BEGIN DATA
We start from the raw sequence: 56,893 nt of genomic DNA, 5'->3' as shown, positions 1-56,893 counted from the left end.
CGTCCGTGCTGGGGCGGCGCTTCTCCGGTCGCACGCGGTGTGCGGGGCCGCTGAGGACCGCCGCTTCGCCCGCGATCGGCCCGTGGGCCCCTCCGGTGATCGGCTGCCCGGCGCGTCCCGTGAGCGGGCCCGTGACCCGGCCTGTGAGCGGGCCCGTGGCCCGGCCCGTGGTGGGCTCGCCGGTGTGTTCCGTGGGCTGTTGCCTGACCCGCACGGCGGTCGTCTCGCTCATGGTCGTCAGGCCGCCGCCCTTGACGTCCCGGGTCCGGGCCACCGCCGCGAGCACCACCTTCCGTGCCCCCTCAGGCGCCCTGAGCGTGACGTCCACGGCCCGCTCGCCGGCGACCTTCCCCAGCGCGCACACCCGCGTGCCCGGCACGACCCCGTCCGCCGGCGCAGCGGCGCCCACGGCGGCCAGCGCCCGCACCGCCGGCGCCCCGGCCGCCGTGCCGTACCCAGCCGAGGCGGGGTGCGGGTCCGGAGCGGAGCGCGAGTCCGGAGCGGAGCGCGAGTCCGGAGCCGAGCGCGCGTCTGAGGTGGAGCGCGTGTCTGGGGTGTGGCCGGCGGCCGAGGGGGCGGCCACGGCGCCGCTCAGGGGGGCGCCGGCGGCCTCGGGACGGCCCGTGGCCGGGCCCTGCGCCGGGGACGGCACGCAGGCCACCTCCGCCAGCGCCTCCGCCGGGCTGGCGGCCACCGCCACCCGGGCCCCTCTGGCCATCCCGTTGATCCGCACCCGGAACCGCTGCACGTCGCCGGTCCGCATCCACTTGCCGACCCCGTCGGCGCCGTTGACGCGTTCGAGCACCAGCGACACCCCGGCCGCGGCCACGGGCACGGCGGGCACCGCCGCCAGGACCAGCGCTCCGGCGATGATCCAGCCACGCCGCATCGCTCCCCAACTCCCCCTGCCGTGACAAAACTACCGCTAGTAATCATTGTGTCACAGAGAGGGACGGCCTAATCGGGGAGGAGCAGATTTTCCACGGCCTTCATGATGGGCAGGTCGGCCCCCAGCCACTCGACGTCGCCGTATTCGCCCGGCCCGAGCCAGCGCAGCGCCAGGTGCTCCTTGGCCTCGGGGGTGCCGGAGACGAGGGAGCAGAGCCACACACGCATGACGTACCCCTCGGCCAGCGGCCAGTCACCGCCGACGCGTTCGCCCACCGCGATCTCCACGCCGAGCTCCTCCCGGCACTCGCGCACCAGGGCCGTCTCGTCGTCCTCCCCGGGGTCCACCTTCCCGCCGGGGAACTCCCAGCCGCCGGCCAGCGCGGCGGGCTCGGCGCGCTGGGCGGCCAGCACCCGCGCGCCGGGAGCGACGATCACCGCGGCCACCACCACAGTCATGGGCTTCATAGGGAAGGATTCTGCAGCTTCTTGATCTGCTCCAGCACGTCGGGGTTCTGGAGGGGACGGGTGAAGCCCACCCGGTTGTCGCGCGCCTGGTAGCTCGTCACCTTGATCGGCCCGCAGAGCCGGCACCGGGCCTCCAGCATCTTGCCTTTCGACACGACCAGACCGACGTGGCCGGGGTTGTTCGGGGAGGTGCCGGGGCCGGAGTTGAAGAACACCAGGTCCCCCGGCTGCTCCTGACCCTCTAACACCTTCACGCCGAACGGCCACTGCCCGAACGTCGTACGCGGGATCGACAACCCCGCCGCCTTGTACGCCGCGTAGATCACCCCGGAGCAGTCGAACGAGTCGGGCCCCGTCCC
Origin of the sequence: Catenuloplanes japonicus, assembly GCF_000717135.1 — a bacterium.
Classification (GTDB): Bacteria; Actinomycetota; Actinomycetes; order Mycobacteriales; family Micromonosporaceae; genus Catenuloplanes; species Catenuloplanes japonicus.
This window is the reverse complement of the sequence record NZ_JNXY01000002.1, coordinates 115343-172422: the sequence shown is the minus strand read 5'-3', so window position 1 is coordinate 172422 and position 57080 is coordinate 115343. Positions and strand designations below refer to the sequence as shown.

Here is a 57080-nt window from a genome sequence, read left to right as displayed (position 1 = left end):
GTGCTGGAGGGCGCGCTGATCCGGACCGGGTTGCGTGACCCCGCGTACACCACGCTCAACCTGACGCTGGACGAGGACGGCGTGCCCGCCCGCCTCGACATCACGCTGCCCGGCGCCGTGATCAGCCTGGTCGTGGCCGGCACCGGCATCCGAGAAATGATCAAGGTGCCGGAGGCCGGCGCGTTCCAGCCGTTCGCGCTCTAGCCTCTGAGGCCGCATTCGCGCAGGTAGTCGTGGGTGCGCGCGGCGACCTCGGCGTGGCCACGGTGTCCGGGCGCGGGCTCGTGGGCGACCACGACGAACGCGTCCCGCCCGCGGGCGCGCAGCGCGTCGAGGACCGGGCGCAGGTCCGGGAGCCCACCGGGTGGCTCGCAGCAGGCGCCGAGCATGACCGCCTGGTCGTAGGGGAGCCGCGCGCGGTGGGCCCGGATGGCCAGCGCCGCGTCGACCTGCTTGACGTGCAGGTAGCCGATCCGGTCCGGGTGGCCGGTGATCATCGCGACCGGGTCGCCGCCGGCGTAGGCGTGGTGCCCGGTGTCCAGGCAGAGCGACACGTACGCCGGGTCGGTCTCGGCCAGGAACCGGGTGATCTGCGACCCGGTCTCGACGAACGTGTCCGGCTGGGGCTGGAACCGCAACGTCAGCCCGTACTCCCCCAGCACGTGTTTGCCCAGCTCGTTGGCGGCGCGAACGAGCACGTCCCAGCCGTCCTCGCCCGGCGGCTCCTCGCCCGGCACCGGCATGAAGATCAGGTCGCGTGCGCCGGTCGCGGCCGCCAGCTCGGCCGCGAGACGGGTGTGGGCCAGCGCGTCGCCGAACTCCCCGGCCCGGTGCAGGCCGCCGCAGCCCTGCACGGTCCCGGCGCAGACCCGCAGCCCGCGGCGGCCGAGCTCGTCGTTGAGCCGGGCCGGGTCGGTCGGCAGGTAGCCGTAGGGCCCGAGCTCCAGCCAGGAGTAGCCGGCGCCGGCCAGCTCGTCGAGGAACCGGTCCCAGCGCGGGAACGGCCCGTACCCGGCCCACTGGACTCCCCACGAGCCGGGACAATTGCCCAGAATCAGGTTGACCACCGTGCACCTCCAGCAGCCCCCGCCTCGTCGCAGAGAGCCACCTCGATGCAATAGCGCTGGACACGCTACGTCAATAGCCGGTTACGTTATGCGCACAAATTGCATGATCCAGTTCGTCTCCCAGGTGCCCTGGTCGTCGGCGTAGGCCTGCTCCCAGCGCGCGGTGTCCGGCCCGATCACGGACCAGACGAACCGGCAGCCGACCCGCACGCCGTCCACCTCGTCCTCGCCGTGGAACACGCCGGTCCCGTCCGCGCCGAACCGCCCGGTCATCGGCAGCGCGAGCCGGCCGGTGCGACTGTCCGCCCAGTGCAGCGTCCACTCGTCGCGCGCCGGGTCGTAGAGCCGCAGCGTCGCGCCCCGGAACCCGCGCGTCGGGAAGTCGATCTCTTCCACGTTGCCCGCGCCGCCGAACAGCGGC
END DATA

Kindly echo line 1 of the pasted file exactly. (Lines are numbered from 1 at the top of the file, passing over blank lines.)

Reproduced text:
We start from the raw sequence: 56,893 nt of genomic DNA, 5'->3' as shown, positions 1-56,893 counted from the left end.